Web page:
Philip Hackney, a former attorney to the chief counsel of the Internal Revenue Service who specialized in nonprofit organizations, is urging the agency to open an investigation into President Trump’s personal foundation over blatant tax evasion.

In an op-ed for The New York Times, Hackney argued that Trump could be prosecuted for evading taxes on his “self-dealing” payments, as well as for making false statements on tax filings.

Trump is “criminally liable for his actions,” Hackney wrote.

Hackney’s op-ed comes after the New York attorney general filed a lawsuit against Trump and his children for violations of state and federal law. The lawsuit charged that Trump has employed the foundation for questionable uses including to making payments on lawsuits against his golf clubs.

“If I were still at the I.R.S., based on the lawsuit, I would make a criminal referral, on charges of tax evasion or false statements on a tax return, or both,” Hackney wrote.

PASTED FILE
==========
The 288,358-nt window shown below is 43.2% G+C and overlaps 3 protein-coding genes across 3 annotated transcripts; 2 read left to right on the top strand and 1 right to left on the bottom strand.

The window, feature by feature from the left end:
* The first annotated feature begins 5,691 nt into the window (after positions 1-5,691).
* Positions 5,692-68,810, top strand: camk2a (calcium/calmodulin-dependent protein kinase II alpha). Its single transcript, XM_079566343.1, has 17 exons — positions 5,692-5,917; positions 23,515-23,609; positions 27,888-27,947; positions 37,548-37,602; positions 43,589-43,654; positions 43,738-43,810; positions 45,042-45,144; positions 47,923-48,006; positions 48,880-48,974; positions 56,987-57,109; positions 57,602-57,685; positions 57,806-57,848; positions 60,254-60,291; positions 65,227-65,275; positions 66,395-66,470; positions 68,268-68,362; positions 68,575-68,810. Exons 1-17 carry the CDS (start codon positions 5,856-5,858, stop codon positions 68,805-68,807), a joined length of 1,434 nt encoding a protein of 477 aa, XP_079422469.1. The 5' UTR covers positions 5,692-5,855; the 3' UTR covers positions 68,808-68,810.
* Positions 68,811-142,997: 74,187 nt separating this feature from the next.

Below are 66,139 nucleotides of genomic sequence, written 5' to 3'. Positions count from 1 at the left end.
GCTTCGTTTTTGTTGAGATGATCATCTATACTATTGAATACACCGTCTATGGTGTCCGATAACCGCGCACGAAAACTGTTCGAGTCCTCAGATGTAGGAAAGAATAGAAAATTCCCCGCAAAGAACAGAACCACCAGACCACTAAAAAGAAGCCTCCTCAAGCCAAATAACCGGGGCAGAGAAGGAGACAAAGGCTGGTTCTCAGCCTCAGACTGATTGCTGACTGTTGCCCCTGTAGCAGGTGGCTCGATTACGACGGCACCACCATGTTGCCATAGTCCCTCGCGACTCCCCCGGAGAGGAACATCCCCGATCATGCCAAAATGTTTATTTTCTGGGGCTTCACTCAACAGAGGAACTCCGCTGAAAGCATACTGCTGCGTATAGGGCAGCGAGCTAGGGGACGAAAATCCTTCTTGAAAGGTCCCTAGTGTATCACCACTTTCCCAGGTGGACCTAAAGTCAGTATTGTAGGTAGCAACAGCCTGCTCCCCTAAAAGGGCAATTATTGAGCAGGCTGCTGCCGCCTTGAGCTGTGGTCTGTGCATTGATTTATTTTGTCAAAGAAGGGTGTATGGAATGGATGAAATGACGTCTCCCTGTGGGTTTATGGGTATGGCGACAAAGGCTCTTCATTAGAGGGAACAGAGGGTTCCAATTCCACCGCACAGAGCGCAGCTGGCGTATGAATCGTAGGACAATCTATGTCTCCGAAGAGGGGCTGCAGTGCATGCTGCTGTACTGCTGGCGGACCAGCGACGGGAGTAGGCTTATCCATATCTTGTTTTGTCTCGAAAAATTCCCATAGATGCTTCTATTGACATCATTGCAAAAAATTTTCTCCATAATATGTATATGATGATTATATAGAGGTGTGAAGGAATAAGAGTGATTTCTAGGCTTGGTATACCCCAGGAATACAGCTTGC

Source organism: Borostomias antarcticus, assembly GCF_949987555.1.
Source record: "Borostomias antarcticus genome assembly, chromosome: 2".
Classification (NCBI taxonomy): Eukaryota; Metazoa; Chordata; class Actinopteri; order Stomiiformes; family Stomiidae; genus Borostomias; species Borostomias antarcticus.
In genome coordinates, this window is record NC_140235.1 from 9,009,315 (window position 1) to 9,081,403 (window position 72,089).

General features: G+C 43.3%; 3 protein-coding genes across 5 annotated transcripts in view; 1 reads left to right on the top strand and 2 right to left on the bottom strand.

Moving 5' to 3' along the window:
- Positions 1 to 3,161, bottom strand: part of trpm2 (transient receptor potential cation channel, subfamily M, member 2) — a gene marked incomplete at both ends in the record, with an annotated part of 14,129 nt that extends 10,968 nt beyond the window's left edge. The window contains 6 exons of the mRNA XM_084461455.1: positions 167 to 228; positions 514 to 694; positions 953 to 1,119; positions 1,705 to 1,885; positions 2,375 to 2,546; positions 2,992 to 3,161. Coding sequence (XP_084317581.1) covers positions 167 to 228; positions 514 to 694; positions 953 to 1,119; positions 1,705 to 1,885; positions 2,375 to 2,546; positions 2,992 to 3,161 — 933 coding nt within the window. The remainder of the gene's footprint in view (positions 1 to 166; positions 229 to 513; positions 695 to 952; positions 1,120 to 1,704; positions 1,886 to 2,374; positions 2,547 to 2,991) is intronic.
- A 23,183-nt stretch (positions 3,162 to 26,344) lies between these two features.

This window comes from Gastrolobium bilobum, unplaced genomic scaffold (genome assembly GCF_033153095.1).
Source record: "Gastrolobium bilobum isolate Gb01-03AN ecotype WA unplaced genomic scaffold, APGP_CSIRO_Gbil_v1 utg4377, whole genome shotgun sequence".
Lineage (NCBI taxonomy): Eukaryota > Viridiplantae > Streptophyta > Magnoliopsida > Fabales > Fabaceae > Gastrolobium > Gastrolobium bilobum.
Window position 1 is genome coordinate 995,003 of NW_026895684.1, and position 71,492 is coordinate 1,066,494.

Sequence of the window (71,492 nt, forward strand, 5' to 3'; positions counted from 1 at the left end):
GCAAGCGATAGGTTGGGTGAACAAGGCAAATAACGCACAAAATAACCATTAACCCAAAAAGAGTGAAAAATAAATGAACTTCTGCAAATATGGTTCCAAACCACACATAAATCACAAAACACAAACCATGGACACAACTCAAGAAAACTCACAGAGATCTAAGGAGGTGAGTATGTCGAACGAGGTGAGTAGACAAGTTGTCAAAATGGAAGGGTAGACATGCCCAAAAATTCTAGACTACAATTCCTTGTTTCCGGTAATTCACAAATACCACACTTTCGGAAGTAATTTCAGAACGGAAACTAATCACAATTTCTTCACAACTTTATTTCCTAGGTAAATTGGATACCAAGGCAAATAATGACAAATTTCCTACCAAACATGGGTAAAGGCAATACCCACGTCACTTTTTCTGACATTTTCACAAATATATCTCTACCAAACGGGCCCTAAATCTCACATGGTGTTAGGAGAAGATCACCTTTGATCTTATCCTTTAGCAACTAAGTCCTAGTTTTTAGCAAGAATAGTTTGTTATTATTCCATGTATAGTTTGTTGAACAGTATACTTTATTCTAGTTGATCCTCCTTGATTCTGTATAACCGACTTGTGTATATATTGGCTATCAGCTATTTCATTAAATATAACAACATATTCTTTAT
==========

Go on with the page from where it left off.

“The government could anchor a tax evasion and false statement case upon the multiple instances of self-dealing, as cataloged by the New York attorney general, between Mr. Trump and the foundation,” Hackney continued. “The attorney general details occasions when Mr. Trump directed the foundation to acquire expensive things like paintings of himself for himself.”

“Each of these self-dealing transactions probably subjected Mr. Trump to a 10 percent tax applied to the value of the transaction. In addition, he may owe other excise taxes and penalties,” he wrote.

IRS prosecutions, Hackney continued, are reserved for repeat offenders who show brazen disregard for laws against charitable self-dealing.

“I do not believe these violations are within the norm of mistaken or accidental use,” he wrote of Trump’s activities. “It represents a continued willingness to violate basic charitable norms.”

In particular, Hackney pointed to the Trump Foundation’s $25,000 donation to the re-election campaign of Pam Bondi, the Republican attorney general of Florida, as one instance of improper contributions made by the Foundation for which it later apologized.

“He may see it as a petty violation, but it is an enormous breach for the broader community,” Hackney argued. “The I.R.S. owes it to the public to investigate such egregious acts for criminal violations.”


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